Firms must stand out to succeed in US
What defines companies that thrive when expanding to new markets? The key lies in communicating a product's differentiation and its unique value proposition, something Irish companies are increasingly good at.
A central focus of my work with Irish tech companies that are entering and expanding across the US West Coast is to help them to develop market presence, build key relationships and establish partnerships.
Markets like the US are becoming more and more crowded, making it harder for companies to produce a truly unique offering. But not having a strong differentiator or features that are clearly unique from competitors is simply not an option.
A major target for companies I work with is Silicon Valley, an epicentre of technological innovation but an extremely crowded market. Strong competition makes it essential that companies entering and expanding here manage product differentiation to appeal to and serve ideal customers, innovate without creating feature fatigue, and always deliver on their core offerings.
Many companies I've worked with closely have found success by sticking to these principles, and a large part of my role is to recognise their differentiators and communicate them to potential partners and customers.
One exemplary company that has managed product differentiation by continuously innovating yet still delivering on core elements, allowing them to win and keep customers, is Taoglas.
Headquartered in Wexford, Taoglas offers advanced antenna products and services to many of the world's leading wireless and Internet of Things (IoT) companies. It has an extensive menu of offerings and is consistently working to develop new innovations to stay competitive in fast-paced markets. Producing quality products and focusing on providing great, personalised service have become its key differentiators.
Taoglas invests a lot of energy in developing good relationships with customers and making sure it delivers on promises, remaining open and collaborative, and providing hands-on service. The company manages its product differentiation by choosing the right features and focusing on fulfilling the basic benefits customers value most.
"We don't just provide our customers with an antenna, we work to fully understand their unique challenges and applications, and the total value of their product and service," says joint founder and CEO Dermot O'Shea. This becomes a powerful way in which they differentiate - by seamlessly extending exceptional service through to their products and services.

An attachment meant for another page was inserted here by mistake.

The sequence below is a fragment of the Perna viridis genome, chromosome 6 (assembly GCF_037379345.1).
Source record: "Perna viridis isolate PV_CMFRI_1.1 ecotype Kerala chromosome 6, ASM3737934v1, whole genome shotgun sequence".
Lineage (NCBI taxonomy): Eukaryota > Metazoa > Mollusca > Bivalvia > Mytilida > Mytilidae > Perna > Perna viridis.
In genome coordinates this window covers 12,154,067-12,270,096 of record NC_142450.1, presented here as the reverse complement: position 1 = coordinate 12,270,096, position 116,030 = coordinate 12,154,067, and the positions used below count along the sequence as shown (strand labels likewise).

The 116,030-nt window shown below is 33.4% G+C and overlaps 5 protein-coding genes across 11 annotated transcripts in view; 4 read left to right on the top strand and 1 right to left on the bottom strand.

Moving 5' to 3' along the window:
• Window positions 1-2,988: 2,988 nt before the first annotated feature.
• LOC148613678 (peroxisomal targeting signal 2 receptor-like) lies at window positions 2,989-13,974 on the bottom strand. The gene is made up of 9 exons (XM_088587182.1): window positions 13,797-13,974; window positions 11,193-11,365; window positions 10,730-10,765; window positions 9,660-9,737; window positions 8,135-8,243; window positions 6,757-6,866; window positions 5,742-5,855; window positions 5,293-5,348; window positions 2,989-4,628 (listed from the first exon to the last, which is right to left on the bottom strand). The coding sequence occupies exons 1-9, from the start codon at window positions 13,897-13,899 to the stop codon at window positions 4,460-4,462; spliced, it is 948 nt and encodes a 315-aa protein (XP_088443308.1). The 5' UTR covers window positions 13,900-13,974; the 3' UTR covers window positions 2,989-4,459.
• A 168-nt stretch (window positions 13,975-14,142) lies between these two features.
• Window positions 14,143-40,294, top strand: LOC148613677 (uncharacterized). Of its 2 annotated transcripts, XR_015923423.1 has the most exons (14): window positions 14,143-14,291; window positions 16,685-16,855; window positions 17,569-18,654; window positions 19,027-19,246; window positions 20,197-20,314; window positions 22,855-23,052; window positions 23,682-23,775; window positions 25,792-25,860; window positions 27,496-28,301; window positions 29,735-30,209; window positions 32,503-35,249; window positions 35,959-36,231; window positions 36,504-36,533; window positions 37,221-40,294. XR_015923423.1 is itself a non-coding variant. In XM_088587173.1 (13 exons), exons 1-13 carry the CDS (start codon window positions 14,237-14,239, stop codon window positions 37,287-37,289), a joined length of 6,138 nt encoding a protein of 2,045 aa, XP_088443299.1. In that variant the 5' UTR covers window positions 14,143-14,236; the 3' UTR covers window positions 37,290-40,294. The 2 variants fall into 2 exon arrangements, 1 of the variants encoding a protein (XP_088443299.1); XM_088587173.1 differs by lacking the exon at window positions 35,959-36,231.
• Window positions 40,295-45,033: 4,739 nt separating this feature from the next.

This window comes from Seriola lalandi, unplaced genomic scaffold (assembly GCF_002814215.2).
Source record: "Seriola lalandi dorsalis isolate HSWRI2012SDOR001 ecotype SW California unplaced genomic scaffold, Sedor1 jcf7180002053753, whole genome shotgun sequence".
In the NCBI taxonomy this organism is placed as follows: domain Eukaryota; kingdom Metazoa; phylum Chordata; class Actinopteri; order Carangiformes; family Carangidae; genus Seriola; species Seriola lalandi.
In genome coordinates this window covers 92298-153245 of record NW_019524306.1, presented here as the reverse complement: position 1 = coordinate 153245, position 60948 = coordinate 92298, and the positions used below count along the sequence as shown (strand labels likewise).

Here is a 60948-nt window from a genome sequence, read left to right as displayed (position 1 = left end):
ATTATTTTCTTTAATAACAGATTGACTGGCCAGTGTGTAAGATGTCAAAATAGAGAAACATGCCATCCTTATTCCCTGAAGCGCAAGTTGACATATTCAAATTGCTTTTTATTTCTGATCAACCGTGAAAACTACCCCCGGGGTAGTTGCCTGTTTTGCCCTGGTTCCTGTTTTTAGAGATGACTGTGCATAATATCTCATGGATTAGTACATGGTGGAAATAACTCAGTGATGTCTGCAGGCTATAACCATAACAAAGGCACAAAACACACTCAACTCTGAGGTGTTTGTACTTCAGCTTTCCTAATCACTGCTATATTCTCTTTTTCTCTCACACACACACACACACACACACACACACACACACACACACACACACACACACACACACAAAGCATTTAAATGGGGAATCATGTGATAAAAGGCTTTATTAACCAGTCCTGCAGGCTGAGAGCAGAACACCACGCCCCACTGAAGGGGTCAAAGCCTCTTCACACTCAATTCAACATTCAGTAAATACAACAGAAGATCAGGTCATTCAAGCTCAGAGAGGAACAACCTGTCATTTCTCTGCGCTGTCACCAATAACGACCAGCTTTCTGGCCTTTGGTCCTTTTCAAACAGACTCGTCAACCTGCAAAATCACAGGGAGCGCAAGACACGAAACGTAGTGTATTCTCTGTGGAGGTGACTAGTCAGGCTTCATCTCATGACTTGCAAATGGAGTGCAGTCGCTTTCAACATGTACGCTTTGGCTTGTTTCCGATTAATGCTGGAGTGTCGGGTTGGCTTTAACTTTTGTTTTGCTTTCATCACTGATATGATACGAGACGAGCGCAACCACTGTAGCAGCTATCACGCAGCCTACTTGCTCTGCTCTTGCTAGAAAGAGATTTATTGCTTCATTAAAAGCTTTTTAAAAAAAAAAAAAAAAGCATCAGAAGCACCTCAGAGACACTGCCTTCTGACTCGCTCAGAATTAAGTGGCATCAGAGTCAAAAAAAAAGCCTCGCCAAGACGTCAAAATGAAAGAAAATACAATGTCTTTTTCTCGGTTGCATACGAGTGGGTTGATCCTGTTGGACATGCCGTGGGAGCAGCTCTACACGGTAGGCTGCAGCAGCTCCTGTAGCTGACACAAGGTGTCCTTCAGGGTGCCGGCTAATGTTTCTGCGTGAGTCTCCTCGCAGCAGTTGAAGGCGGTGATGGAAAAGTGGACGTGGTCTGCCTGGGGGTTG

In a competitive market, service can be a crucial element of success, a way of cutting through the noise and a way for companies to differentiate without overcomplicating or adding too many unnecessary features to products.
ProVision, a second company I work with, has a software product called CameraMatics which enables commercial fleet operators to digitally manage driver safety and risk data across fleets in real time.
As ProVision prepares to enter the US market, managing product-differentiation will play a large role in determining customer adoption, satisfaction and loyalty. Its new product has added features to differentiate against competitors. These features were added to make the product more relevant and appealing and specifically to gain new customers in a new market.
ProVision has also chosen to focus its product around a clear message, 'Transforming Fleet Risk Management' - its product promise and key differentiator.
By managing its product differentiation and prioritising the balance between staying innovative, adding new and unique features, and complexity, ProVision is well positioned for a successful market entry.
It's important to always remember who you're creating a product for, and that the true promise of the product is delivered. By delivering on the basics, Irish companies can better insure repeat business and guard against losing their market share. Developing a strong product differentiation strategy produces the best results and the highest chance of market entry success.
- Sara Hill is senior vice president for Advanced Technologies in Enterprise Ireland's Silicon Valley office
Sunday Indo Business